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SPSS DO IF – Simple Tutorial

SPSS transformations between DO IF ... and END IF are applied only to cases (rows of data) that satisfy one or more conditions. In many cases, IF is a faster way to accomplish the same results.

SPSS Do If Example

Say we'd like to convert people's monthly income into income classes. We may want to use different cut off points for male and female respondents. In this case, we can first use a RECODE command only for cases whose gender is female. Next, we'll use a different RECODE command for males. The syntax below demonstrates this, using employees.sav.

SPSS Do If Syntax Example 1

*1. Set default directory and open data file.

get file 'employees.sav'.

*2. Recode command restricted to female respondents.

do if gender = 0.
recode monthly_income (lo thru 2000 = 1)(lo thru 2400 = 2)(lo thru hi = 3) into income_class.
end if.

*3. Recode command restricted to male respondents.

do if gender = 1.
recode monthly_income (lo thru 2500 = 1)(lo thru 3000 = 2)(lo thru hi = 3) into income_class.
end if.

*3. Inspect result.

crosstabs income_class by gender.

Else If

Although the previous syntax does its job, there's a shorter way to accomplish the exact same result: ELSE IF ... This means that the commands that follow are carried out only for cases who 1) satisfy the current condition(s) and 2) don't satisfy any of the previous conditions. The syntax below shows how to use it.

SPSS Do If Syntax Example 2

*Different recode commands for females and males.

do if gender = 0.
recode monthly_income (lo thru 2000 = 1)(lo thru 2400 = 2)(lo thru hi = 3) into income_class.
else if gender = 1.
recode monthly_income (lo thru 2500 = 1)(lo thru 3000 = 2)(lo thru hi = 3) into income_class.
end if.

Else

In a similar vein to ELSE IF ... commands that follow ELSE are carried out for all cases who don't satisfy any of the previous conditions. An important thing to notice here is that ELSE does not include cases for whom previous conditions could not be evaluated due to missing values.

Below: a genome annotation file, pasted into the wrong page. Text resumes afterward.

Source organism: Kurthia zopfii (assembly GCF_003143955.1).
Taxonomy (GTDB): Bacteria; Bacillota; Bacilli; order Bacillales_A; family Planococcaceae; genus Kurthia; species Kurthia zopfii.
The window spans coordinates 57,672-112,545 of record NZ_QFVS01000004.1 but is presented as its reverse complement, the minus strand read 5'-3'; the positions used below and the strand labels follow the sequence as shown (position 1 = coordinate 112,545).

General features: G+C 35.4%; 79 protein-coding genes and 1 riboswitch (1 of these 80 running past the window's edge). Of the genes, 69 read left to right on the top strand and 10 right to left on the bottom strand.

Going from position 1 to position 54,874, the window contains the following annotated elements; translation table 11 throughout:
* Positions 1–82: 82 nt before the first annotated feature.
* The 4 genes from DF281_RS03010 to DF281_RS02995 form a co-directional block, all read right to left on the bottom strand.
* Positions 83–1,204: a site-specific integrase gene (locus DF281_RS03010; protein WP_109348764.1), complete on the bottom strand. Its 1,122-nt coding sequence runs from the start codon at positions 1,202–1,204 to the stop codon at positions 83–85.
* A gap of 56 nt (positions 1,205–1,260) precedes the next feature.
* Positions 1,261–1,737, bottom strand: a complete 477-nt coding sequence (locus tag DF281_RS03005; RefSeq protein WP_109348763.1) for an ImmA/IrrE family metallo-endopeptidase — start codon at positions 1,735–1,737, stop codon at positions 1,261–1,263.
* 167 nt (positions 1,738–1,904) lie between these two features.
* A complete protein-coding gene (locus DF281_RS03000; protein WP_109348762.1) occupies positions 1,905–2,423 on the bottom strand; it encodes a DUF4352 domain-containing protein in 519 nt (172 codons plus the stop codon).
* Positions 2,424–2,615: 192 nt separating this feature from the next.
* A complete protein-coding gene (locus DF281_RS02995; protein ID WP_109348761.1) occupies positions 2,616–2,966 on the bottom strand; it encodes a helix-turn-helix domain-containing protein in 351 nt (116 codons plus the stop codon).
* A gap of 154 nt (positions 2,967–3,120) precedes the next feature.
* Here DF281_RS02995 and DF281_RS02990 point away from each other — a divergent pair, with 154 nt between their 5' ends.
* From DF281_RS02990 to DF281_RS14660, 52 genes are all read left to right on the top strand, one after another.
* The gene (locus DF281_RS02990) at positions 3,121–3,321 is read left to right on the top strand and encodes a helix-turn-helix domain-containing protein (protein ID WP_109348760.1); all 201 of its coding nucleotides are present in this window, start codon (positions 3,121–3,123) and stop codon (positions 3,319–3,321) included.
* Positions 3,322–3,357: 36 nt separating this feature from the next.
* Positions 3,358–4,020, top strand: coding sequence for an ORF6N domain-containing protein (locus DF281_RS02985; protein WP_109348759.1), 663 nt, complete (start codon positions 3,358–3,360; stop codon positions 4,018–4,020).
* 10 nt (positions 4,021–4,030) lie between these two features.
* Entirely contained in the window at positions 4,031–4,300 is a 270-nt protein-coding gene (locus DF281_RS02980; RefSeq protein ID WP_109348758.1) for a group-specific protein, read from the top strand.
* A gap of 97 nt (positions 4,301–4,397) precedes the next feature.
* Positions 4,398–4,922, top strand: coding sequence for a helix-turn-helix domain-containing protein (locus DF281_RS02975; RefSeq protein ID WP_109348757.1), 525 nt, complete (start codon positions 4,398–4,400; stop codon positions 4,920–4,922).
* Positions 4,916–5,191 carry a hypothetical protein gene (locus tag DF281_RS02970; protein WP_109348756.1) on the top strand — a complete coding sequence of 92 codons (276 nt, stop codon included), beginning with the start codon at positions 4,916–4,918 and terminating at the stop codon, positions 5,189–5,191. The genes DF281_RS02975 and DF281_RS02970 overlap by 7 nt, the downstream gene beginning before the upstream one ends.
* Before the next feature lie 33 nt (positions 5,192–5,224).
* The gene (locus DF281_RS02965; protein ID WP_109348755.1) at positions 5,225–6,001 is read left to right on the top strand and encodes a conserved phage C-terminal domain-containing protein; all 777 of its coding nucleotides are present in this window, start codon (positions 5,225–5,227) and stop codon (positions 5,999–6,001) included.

The final syntax example demonstrates this by creating a birth decennium variable using XDATE. Next, FREQUENCIES confirms that respondents whose birthday is unknown are not assigned to any birth decennium.

SPSS Do If Syntax Example 3

*1. Create birth_decennium variable.

do if xdate.year(date_of_birth) lt 1960.
compute birth_decennium = 1.
else if xdate.year(date_of_birth) lt 1970.
compute birth_decennium = 2.
else if xdate.year(date_of_birth) lt 1980.
compute birth_decennium = 3.
else.
compute birth_decennium = 4.
end if.

*2. Apply value labels to birth_decennium.

value labels birth_decennium 1 '50''s' 2 '60''s' 3 '70''s' 4 '80''s'.

*3. Inspect frequency distribution for birth_decennium.

frequencies birth_decennium.

Note

Only SPSS transformation commands can be used within DO IF. These exclude most commands that generate output such as FREQUENCIES and DESCRIPTIVES. For using such commands on subsets of cases, see FILTER, SPLIT FILE and SELECT IF.

Tell us what you think!

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• By Janice on November 3rd, 2015

• By Ruben Geert van den Berg on November 3rd, 2015

Thanks for your comment! I'm kinda surprised, I just tried the link in this tutorial and it worked just fine. I'll send you the file by email straight away. Hope that helps!

• By Simon Mbai on May 28th, 2018

Quite informative. Can I get around 20 of the most used commands in SPSS?
Regards

• By Niels on January 23rd, 2019

Hi Ruben,

I have a question. You mention "In many cases, IF is a faster way to accomplish the same results." Do you say this because the syntax is shorter, or is the IF command also computationally faster?

In particular, I'm picturing a situation where you want to compute at least 2 different values (each with their own condition). In this case two IF commands would be needed, and two passes through all the rows, whereas one DO IF, ELSE IF would suffice (with just one pass through the rows?).

Is my thinking here correct, assuming the DO IF is faster in such cases, or is the IF command optimized somehow to still be faster? Would be great to hear your thoughts on this! Thanks in advance!

• By Ruben Geert van den Berg on January 24th, 2019

Hi Niels, nice to hear from you!

I meant that IF is faster because it's just one line as opposed to at least 3 lines as in

DO IF...
COMPUTE/RECODE/COUNT...
END IF.

Computationally, it won't make any difference. Since IF is a transformation command, multiple IF commands without anything between them require only 1 data pass. Just don't add a redundant EXECUTE after each IF statement -that's a really bad idea!

I should add that data passes only take long if you've a huge number of cases in your active dataset. For smaller data, redundant data passes don't make a noticeable difference.

Hope that helps!